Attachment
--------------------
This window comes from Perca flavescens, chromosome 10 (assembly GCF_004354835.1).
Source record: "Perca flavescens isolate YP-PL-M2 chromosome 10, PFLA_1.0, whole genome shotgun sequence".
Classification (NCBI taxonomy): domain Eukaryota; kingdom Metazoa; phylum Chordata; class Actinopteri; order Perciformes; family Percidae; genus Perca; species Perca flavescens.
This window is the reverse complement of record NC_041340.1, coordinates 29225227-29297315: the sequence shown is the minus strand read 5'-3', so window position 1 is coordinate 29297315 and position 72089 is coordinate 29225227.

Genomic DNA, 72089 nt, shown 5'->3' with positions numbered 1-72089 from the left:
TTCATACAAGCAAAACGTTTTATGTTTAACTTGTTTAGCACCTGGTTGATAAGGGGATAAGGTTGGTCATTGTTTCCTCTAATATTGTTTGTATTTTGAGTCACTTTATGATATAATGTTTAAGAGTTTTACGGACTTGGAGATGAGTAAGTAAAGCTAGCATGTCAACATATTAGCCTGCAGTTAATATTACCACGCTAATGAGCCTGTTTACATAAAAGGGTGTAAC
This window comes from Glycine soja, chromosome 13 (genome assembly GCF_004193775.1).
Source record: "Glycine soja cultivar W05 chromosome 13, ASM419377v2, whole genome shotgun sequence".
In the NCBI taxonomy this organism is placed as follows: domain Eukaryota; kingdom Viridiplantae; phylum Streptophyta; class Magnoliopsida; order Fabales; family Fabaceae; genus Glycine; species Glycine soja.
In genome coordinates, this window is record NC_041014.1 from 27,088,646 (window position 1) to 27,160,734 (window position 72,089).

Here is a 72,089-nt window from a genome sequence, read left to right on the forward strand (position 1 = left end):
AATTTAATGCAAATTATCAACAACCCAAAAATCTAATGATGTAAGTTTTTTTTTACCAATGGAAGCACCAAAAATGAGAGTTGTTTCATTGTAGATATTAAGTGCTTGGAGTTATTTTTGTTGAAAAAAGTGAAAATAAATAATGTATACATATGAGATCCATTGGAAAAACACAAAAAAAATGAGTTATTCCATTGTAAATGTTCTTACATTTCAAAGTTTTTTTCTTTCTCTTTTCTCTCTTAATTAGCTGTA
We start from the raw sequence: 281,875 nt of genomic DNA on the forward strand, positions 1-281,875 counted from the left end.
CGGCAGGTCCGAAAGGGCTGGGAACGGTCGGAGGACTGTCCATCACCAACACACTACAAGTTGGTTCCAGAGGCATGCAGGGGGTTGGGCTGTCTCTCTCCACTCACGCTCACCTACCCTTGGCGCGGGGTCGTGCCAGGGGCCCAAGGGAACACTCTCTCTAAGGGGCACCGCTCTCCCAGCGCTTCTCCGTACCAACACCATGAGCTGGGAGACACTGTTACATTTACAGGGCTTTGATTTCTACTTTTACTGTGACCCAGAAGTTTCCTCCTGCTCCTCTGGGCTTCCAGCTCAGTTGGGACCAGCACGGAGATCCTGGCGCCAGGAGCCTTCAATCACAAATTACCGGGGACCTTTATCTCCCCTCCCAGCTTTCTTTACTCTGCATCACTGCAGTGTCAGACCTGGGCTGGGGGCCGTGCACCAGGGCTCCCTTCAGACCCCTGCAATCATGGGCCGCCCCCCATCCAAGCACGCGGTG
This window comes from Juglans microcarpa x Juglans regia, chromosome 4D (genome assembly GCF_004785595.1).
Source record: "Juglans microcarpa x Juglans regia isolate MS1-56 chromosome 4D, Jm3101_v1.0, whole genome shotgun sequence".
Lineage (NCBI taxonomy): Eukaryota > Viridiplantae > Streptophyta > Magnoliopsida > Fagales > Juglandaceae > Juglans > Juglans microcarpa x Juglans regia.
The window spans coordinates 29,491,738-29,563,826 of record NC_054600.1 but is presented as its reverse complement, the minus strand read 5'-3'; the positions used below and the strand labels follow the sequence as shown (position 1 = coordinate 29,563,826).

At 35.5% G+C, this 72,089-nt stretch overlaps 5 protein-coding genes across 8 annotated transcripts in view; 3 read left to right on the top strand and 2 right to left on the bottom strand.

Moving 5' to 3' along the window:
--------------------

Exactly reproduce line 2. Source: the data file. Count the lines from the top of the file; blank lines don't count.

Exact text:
Source record: "Perca flavescens isolate YP-PL-M2 chromosome 10, PFLA_1.0, whole genome shotgun sequence".